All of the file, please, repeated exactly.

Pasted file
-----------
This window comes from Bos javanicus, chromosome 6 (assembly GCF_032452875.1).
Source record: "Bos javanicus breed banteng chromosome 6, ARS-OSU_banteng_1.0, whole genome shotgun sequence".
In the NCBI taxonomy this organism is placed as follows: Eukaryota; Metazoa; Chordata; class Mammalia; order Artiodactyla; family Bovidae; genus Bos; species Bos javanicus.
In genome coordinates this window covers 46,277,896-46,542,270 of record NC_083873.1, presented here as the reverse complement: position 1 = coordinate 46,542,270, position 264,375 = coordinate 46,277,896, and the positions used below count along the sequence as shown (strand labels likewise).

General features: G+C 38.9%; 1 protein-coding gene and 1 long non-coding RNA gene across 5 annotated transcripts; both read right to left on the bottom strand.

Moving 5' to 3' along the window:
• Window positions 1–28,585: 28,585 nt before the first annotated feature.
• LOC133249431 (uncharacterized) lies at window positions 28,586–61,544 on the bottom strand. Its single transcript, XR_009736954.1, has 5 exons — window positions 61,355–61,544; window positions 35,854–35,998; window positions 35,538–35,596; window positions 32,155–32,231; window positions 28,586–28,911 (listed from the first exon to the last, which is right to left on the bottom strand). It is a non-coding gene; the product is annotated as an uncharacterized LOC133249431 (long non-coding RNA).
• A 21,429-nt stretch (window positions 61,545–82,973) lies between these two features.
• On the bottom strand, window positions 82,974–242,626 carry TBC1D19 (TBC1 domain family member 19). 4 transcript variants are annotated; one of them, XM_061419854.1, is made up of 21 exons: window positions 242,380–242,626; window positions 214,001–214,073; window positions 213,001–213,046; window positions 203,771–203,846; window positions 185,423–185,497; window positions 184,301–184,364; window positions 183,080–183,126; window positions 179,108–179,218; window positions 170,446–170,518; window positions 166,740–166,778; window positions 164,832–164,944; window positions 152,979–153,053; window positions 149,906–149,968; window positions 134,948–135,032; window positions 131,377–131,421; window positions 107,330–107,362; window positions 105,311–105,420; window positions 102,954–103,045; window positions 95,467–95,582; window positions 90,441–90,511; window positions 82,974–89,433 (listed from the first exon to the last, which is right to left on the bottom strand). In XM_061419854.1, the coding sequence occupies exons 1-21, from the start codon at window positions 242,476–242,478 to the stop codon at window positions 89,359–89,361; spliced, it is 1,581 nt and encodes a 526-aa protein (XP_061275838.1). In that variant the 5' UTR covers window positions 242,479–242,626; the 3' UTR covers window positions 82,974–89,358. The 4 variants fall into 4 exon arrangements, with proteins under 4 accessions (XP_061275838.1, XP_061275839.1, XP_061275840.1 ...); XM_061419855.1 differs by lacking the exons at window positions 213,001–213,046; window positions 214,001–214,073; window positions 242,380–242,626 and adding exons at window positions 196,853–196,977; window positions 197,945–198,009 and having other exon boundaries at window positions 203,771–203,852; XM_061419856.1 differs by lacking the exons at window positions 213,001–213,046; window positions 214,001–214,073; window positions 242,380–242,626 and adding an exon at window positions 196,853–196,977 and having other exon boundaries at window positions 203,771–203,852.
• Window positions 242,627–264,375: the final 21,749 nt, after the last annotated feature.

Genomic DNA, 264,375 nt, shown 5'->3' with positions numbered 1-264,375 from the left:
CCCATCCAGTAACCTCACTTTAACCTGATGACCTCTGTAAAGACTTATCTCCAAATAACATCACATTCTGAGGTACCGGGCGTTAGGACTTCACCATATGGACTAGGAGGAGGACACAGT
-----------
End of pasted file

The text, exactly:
This window comes from Bos javanicus, chromosome 6 (assembly GCF_032452875.1).
Source record: "Bos javanicus breed banteng chromosome 6, ARS-OSU_banteng_1.0, whole genome shotgun sequence".
In the NCBI taxonomy this organism is placed as follows: Eukaryota; Metazoa; Chordata; class Mammalia; order Artiodactyla; family Bovidae; genus Bos; species Bos javanicus.
In genome coordinates this window covers 46,277,896-46,542,270 of record NC_083873.1, presented here as the reverse complement: position 1 = coordinate 46,542,270, position 264,375 = coordinate 46,277,896, and the positions used below count along the sequence as shown (strand labels likewise).

General features: G+C 38.9%; 1 protein-coding gene and 1 long non-coding RNA gene across 5 annotated transcripts; both read right to left on the bottom strand.

Moving 5' to 3' along the window:
• Window positions 1–28,585: 28,585 nt before the first annotated feature.
• LOC133249431 (uncharacterized) lies at window positions 28,586–61,544 on the bottom strand. Its single transcript, XR_009736954.1, has 5 exons — window positions 61,355–61,544; window positions 35,854–35,998; window positions 35,538–35,596; window positions 32,155–32,231; window positions 28,586–28,911 (listed from the first exon to the last, which is right to left on the bottom strand). It is a non-coding gene; the product is annotated as an uncharacterized LOC133249431 (long non-coding RNA).
• A 21,429-nt stretch (window positions 61,545–82,973) lies between these two features.
• On the bottom strand, window positions 82,974–242,626 carry TBC1D19 (TBC1 domain family member 19). 4 transcript variants are annotated; one of them, XM_061419854.1, is made up of 21 exons: window positions 242,380–242,626; window positions 214,001–214,073; window positions 213,001–213,046; window positions 203,771–203,846; window positions 185,423–185,497; window positions 184,301–184,364; window positions 183,080–183,126; window positions 179,108–179,218; window positions 170,446–170,518; window positions 166,740–166,778; window positions 164,832–164,944; window positions 152,979–153,053; window positions 149,906–149,968; window positions 134,948–135,032; window positions 131,377–131,421; window positions 107,330–107,362; window positions 105,311–105,420; window positions 102,954–103,045; window positions 95,467–95,582; window positions 90,441–90,511; window positions 82,974–89,433 (listed from the first exon to the last, which is right to left on the bottom strand). In XM_061419854.1, the coding sequence occupies exons 1-21, from the start codon at window positions 242,476–242,478 to the stop codon at window positions 89,359–89,361; spliced, it is 1,581 nt and encodes a 526-aa protein (XP_061275838.1). In that variant the 5' UTR covers window positions 242,479–242,626; the 3' UTR covers window positions 82,974–89,358. The 4 variants fall into 4 exon arrangements, with proteins under 4 accessions (XP_061275838.1, XP_061275839.1, XP_061275840.1 ...); XM_061419855.1 differs by lacking the exons at window positions 213,001–213,046; window positions 214,001–214,073; window positions 242,380–242,626 and adding exons at window positions 196,853–196,977; window positions 197,945–198,009 and having other exon boundaries at window positions 203,771–203,852; XM_061419856.1 differs by lacking the exons at window positions 213,001–213,046; window positions 214,001–214,073; window positions 242,380–242,626 and adding an exon at window positions 196,853–196,977 and having other exon boundaries at window positions 203,771–203,852.
• Window positions 242,627–264,375: the final 21,749 nt, after the last annotated feature.

Genomic DNA, 264,375 nt, shown 5'->3' with positions numbered 1-264,375 from the left:
CCCATCCAGTAACCTCACTTTAACCTGATGACCTCTGTAAAGACTTATCTCCAAATAACATCACATTCTGAGGTACCGGGCGTTAGGACTTCACCATATGGACTAGGAGGAGGACACAGT